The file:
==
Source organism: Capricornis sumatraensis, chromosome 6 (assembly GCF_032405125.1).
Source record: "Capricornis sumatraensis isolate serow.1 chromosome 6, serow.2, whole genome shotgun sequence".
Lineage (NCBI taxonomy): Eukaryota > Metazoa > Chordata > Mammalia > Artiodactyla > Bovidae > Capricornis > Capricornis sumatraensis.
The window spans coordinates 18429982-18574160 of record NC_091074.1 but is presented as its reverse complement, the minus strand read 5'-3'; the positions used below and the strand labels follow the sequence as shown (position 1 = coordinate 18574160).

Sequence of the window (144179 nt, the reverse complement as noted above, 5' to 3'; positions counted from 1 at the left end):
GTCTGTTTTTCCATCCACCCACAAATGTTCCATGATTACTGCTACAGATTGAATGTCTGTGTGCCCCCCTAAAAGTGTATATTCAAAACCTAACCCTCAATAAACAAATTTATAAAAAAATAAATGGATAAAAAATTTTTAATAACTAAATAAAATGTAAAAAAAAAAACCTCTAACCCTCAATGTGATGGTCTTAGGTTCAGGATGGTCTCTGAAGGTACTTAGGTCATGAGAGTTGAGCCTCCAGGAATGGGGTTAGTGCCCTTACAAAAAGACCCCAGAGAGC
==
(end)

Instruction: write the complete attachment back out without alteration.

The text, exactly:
Source organism: Capricornis sumatraensis, chromosome 6 (assembly GCF_032405125.1).
Source record: "Capricornis sumatraensis isolate serow.1 chromosome 6, serow.2, whole genome shotgun sequence".
Lineage (NCBI taxonomy): Eukaryota > Metazoa > Chordata > Mammalia > Artiodactyla > Bovidae > Capricornis > Capricornis sumatraensis.
The window spans coordinates 18429982-18574160 of record NC_091074.1 but is presented as its reverse complement, the minus strand read 5'-3'; the positions used below and the strand labels follow the sequence as shown (position 1 = coordinate 18574160).

Sequence of the window (144179 nt, the reverse complement as noted above, 5' to 3'; positions counted from 1 at the left end):
GTCTGTTTTTCCATCCACCCACAAATGTTCCATGATTACTGCTACAGATTGAATGTCTGTGTGCCCCCCTAAAAGTGTATATTCAAAACCTAACCCTCAATAAACAAATTTATAAAAAAATAAATGGATAAAAAATTTTTAATAACTAAATAAAATGTAAAAAAAAAAACCTCTAACCCTCAATGTGATGGTCTTAGGTTCAGGATGGTCTCTGAAGGTACTTAGGTCATGAGAGTTGAGCCTCCAGGAATGGGGTTAGTGCCCTTACAAAAAGACCCCAGAGAGC